Longtime GOP Sen. Thad Cochran to retire in April, setting up special election in November
Cochran was first elected to the U.S. Senate in 1978.
By JOHN VERHOVEK
March 5, 2018, 11:26 PM
• 7 min read
-- Citing lingering health issues, longtime Republican Sen. Thad Cochran announced Monday that he will retire from Congress on April 1, a move that will mean both of Mississippi's U.S. Senate seats will be in play this year.
Cochran, 80, is chairman of the powerful Senate Appropriations Committee and was the first Republican in more than 100 years to win a statewide election in Mississippi when he won election to the Senate in 1978 after serving three terms in the U.S. House.
"I regret my health has become an ongoing challenge. I intend to fulfill my responsibilities and commitments to the people of Mississippi and the Senate through the completion of the 2018 appropriations cycle, after which I will formally retire from the U.S. Senate," Cochran wrote in a statement released Monday.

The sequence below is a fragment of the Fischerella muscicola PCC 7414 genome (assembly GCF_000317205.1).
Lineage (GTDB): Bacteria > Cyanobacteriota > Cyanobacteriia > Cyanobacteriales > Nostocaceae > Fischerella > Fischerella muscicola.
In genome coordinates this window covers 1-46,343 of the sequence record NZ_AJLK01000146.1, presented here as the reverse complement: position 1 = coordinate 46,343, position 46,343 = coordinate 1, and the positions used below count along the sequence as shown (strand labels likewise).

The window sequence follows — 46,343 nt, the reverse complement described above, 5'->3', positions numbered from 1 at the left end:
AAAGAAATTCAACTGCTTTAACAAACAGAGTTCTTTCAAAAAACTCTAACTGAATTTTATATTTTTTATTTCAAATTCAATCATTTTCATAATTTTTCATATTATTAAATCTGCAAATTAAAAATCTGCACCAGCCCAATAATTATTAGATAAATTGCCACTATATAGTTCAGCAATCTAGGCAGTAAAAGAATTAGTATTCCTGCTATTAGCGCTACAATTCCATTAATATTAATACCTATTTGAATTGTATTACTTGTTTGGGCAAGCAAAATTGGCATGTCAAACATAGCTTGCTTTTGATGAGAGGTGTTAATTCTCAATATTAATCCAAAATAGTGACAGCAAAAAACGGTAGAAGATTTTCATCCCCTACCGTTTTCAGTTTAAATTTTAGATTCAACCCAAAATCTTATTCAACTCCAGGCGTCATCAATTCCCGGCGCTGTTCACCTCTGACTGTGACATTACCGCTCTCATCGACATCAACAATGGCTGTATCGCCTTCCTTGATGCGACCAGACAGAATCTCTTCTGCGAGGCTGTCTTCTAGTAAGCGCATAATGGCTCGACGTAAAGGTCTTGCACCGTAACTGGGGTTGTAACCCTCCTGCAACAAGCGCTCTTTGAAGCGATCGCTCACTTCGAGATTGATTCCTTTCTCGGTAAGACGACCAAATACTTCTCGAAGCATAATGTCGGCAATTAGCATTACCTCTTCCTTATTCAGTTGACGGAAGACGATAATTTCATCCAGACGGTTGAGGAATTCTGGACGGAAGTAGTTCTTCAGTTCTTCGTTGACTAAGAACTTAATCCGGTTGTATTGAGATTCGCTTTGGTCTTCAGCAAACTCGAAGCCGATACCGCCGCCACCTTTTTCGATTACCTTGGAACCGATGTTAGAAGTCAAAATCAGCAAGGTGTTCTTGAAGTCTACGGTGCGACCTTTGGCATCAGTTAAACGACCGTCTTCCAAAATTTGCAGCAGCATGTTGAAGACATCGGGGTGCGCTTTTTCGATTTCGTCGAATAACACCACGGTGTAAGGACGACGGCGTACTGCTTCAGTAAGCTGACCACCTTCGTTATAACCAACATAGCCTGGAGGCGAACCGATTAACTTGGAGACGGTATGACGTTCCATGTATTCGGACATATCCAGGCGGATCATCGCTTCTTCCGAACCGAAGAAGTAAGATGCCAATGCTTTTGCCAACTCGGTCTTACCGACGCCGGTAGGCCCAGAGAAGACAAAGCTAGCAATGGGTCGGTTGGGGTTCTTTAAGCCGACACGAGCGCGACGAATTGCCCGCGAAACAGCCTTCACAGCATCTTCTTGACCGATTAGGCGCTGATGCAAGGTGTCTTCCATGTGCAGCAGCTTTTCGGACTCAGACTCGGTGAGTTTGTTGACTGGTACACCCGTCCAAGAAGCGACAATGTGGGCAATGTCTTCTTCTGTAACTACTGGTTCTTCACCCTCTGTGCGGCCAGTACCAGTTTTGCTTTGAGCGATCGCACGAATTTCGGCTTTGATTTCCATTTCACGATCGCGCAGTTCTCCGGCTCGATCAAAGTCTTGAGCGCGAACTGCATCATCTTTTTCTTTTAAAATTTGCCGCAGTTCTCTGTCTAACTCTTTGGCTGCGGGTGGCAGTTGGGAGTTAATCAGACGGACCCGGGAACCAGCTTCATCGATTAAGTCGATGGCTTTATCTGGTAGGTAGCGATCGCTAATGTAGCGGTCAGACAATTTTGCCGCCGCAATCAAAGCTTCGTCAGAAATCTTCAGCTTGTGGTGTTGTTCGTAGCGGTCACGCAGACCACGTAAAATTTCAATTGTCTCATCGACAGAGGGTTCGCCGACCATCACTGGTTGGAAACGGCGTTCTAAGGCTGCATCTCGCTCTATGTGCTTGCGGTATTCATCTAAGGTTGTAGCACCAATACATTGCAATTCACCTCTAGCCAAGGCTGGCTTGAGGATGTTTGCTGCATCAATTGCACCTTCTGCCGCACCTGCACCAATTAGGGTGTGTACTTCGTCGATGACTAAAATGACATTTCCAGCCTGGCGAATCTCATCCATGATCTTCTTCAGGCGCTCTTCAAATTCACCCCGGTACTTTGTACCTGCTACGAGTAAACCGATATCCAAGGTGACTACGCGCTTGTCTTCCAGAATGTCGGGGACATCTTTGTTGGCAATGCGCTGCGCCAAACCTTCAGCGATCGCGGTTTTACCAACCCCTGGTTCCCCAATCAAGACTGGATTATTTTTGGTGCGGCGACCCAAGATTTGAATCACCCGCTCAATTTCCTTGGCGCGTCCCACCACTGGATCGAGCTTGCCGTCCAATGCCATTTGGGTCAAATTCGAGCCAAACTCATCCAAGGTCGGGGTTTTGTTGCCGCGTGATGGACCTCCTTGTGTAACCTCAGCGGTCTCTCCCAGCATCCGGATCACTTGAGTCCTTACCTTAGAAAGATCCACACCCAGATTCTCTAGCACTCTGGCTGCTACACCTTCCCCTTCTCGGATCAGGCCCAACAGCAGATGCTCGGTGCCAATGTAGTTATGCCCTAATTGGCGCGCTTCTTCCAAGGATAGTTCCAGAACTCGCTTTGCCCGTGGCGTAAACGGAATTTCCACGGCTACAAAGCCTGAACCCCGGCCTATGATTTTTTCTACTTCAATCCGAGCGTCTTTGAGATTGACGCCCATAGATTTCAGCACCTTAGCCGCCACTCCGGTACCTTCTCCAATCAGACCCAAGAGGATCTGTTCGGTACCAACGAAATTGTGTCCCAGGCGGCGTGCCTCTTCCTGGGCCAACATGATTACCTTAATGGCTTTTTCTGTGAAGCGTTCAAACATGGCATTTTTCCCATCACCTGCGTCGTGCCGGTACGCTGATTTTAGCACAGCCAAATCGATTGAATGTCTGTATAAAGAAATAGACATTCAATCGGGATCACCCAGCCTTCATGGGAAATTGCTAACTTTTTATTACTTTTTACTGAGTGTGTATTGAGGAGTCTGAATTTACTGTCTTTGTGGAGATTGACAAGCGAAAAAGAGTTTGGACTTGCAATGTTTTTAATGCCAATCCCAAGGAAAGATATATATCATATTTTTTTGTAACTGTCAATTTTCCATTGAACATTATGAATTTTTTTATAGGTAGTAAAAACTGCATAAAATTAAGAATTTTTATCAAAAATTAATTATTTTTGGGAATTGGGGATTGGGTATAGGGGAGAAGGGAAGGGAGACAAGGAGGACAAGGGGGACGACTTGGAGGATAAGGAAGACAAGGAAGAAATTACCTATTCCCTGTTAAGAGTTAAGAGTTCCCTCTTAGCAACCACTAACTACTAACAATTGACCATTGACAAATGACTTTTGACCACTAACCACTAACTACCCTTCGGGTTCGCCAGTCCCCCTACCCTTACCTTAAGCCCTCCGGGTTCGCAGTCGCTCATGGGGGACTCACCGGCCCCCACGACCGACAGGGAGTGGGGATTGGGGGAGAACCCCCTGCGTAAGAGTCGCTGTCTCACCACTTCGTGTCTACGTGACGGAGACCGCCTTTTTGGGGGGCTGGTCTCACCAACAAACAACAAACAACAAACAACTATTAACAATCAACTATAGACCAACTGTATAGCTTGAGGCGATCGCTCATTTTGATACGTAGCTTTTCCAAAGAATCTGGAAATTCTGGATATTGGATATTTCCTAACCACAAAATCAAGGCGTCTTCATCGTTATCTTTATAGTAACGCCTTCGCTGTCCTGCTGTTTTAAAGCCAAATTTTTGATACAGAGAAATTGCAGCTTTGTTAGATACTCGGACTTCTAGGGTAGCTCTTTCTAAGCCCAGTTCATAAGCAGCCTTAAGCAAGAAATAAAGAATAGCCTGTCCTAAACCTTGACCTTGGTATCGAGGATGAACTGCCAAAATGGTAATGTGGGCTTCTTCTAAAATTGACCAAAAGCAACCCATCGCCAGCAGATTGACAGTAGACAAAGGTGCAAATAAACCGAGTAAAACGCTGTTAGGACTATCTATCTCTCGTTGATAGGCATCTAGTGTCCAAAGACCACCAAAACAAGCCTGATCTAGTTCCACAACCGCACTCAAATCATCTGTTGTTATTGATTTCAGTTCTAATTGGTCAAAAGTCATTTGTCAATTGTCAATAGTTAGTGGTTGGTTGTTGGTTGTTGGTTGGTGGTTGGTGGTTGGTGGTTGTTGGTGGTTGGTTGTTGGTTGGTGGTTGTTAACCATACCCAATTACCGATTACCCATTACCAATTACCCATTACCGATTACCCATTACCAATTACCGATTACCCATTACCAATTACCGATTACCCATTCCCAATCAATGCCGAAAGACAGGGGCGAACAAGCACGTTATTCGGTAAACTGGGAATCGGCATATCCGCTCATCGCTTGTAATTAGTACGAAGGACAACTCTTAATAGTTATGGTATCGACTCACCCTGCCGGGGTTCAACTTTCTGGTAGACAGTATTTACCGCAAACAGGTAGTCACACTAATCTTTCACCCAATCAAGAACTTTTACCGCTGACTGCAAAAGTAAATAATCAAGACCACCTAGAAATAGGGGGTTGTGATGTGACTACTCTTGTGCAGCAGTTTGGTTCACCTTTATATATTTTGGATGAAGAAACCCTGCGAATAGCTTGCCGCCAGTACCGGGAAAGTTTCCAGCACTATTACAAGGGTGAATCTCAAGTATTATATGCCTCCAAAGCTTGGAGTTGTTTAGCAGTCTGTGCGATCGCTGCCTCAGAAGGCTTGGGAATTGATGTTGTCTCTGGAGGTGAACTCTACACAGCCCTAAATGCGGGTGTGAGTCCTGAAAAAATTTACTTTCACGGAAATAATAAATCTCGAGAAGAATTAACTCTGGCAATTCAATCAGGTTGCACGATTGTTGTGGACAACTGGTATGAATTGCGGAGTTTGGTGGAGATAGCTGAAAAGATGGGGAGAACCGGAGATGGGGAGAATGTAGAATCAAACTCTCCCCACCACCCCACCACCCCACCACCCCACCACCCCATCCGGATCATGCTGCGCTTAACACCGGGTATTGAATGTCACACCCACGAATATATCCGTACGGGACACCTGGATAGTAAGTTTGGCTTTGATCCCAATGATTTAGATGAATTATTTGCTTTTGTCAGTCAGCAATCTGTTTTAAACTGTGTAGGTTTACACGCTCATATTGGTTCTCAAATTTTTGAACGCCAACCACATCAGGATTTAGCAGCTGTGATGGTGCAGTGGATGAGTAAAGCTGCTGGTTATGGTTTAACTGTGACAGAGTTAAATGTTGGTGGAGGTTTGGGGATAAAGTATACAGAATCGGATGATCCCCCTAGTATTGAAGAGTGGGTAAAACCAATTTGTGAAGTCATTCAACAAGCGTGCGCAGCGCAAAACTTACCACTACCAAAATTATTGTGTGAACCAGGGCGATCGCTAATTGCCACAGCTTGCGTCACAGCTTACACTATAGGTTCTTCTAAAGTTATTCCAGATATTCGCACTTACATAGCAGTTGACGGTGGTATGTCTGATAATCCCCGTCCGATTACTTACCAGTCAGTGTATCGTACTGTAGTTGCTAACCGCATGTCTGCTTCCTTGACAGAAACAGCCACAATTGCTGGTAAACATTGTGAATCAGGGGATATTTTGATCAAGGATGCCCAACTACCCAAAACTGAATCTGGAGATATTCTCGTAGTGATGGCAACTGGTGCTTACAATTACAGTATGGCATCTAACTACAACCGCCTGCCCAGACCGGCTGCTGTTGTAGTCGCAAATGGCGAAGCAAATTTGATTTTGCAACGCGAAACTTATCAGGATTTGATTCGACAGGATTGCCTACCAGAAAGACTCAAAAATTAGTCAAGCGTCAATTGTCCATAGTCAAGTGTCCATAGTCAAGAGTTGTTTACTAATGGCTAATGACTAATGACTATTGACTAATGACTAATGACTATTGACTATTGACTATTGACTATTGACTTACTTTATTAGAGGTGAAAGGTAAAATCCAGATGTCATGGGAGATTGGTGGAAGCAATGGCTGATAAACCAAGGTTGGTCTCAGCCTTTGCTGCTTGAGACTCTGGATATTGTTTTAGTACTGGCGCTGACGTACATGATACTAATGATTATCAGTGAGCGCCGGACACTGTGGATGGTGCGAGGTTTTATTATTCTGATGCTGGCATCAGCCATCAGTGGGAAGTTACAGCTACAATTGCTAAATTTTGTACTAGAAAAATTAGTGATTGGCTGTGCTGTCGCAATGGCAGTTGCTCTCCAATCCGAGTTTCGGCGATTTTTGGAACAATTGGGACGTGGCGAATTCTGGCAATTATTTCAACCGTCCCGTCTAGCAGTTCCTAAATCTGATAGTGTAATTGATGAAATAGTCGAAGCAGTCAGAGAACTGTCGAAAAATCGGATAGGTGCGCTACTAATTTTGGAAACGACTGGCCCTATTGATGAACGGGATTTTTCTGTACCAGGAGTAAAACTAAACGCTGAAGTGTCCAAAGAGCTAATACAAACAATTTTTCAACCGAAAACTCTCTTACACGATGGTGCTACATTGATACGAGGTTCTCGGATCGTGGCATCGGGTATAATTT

Senate Majority Leader Mitch McConnell praised Cochran's reputation as a "quiet persuader," admired by his colleagues for his "even keel, sober expertise, and respectful demeanor."
Mississippi governor Phil Byrant, a Republican, will have 10 days to appoint Cochran's replacement after he steps down, according to state law. A special election will then be held on Nov. 6, meaning that both of Mississippi's U.S. Senate seats will be up for election in 2018.
According to state law, Cochran's seat will be filled by a non-partisan special election this November in which candidates from all political parties will run. If no candidates receive 50 percent of the vote or more, a runoff election between the top two candidates will decide who ultimately fills out the remainder of Cochran's term.
Cochran's decision to retire rather than serve out the rest of his term until 2020 presents a choice to conservative firebrand and former state Sen. Chris McDaniel, who recently announced his campaign to unseat Mississippi's other Republican senator, Roger Wicker.
In a statement released Monday, McDaniel said he will "continue to monitor developments regarding his replacement and the Special Election that will follow," but said he is currently focused on his primary challenge to Wicker.
McDaniel ran a bitter campaign against Cochran in 2014, hoping to unseat the longtime senator, but ultimately fell short in his bid.
ABC News' Mariam Khan and Nia Phillips contributed to this report.